Between the Czech Republic and Silesia lies the land of Klodzko, a region where whole nationalities blended and overlapped for centuries. The town of Klodzko is the hub of the region, and although it became an important cultural, industrial and service centre, it is prevalently focussed on tourism. The Sudety Mountains encircle it, the winding river Nysa Klodzka flows through it, and there are numerous attractive sights to underline the beauty of the town. There are also a number of well-known spas and health resorts, and other excursion destinations within easy travelling distance.
Standing on the slopes of the river Nysa Klodzka, Klodzko manages to enchant at first sight. Owing to fortunate historical circumstances it is one of few Polish towns able to evade any serious damage.
Apart from numerous historical buildings and baroque and classical tenement houses, other places of interest to be found within the town include a powerful fortress; the town hall; the Parish Church of Our Lady; the Museum of Klodzko Land, and a stone bridge. This bridge is reputed to be the oldest in Poland, and no flood has ever managed to knock it down. No visit to Klodzko is complete without a guided tour through a fragment of the 44 km of subterranean mine passages, where skeletons and genuine instruments of torture add to the creepy atmosphere.
The town’s location is advantageous as a base for people wanting to hike in the mountains or spend time skiing on the beautiful slopes nearby. Close to Klodzko you can find lovely spas and health resorts, such as Polanica Zdroj, Duszniki Zdroj, Ladek Zdroj and Kudowa Zdroj, and also small towns like 900 year old Bardo, and Zloty Stok with its Underground Museum of Mining and Gold Metallurgy.
Klodzko is situated in south-western Poland, 100 km south of Wroclaw, in the Lower Silesian voivodship. Built on both banks of the river Nysa Klodzka, it is surrounded by mountains on all sides.
Covering an area of 25 km2, Klodzko has upwards of 28,000 inhabitants and its climate is one of the warmest in the country.
Lying in the centre of the picturesque Klodzka Valley is the main town of this historic region, also known as Klodzko Land. All other towns in the region are within 50 km of Klodzko, as is the Polish-Czech border. This makes Klodzko an ideal starting point for people wanting to explore the area.
Klodzko was first mentioned in written sources in 981, although it is not known how long before this date a settlement was first established. The territory surrounding Klodzko belonged to the Slavic Slezan tribe until the end of the 10th century, when it fell under the rule of Czechs. During the Middle Ages Klodzko repeatedly changed hands. Silesia was of vital strategic importance to King Boleslaw Chrobry, and he captured the town a number of times as a result of this. After an assault by Brzetyslaw in 1038, the fortress came under the dominion of the rulers of Prague, but soon afterwards, between 1050 and 1096, it was given back to Poland.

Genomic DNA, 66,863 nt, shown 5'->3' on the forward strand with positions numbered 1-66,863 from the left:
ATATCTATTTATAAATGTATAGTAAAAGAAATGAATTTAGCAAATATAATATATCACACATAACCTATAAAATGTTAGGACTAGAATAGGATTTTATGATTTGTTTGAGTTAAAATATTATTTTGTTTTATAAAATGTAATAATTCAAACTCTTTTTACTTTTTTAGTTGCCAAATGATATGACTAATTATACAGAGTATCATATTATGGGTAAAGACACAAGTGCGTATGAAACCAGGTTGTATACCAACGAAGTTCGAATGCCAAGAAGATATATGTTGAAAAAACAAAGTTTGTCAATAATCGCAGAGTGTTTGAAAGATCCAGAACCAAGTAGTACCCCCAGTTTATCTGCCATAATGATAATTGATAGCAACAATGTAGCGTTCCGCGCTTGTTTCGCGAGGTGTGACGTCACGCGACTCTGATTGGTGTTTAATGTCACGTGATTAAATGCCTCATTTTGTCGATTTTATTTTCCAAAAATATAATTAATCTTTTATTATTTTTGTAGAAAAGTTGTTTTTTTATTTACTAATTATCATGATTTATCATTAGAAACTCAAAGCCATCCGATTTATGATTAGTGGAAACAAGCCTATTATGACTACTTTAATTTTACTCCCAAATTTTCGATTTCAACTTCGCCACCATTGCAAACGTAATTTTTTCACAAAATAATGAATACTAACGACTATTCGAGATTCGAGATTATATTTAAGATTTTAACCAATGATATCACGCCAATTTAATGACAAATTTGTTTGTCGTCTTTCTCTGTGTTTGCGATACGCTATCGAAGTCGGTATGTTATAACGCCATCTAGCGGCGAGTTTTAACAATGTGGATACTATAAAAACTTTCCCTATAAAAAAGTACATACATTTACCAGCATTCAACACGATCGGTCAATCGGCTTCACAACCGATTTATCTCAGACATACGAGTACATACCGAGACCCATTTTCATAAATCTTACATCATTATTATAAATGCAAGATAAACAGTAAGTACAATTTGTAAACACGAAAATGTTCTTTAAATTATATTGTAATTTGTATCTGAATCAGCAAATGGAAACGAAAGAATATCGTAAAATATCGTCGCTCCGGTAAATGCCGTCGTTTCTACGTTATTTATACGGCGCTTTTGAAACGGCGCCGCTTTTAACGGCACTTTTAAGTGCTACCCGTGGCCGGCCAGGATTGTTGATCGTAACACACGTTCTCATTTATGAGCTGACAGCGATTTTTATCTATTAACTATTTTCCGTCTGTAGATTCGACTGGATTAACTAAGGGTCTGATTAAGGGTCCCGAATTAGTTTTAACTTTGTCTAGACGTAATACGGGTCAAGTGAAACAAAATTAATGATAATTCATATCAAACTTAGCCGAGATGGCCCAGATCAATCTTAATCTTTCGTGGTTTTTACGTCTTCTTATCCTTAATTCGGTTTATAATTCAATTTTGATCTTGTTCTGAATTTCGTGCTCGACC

Klodzko obtained city rights around 1223. Prince Henry Probus of Wroclaw stipulated in his will that the land of Klodzko should be yielded to King Waclaw II. In 1327 Henry, prince of Wroclaw, and Bolek Ziebicki were given it as a feud.
The Czech king, George of Pobierad, opened a new chapter in the history of Klodzko when he issued a decree in which the town was declared an independent county. The Hussite Wars hampered the rapid development of Klodzko in the 15th century. When the wars were over, Klodzko was decimated by epidemics, partially burnt and also destroyed by several successive floods.
Throughout the 16th century the dynasty of Habsburgs exercised their influence over the region. Around the same time the Austrian governors, determined to maintain their control of Klodzko Land, busily worked to ensure it would not be taken over by other rulers. With the invasion of Frederick II the Great, king of Prussia, the Austrian sovereignty came to a close. The period of unrest caused by the two monarchies struggling for power in Silesia took half the 18th century and ended with the victory of Prussia over the Habsburgs. As a result, from 1763 the land of Klodzko was a component part of Prussia.
At the opening of the 19th century, during the Napoleonic wars, destruction and famine became the common fate of the inhabitants of Klodzko. In 1807 the town was surrounded and its territory ravaged by the French, but by the second half of the 19th century the region was in the grip of an economic boom.
During World War II, poverty again struck Klodzko and the whole region. On 9 May 1945 the first Soviet tanks rolled into the town.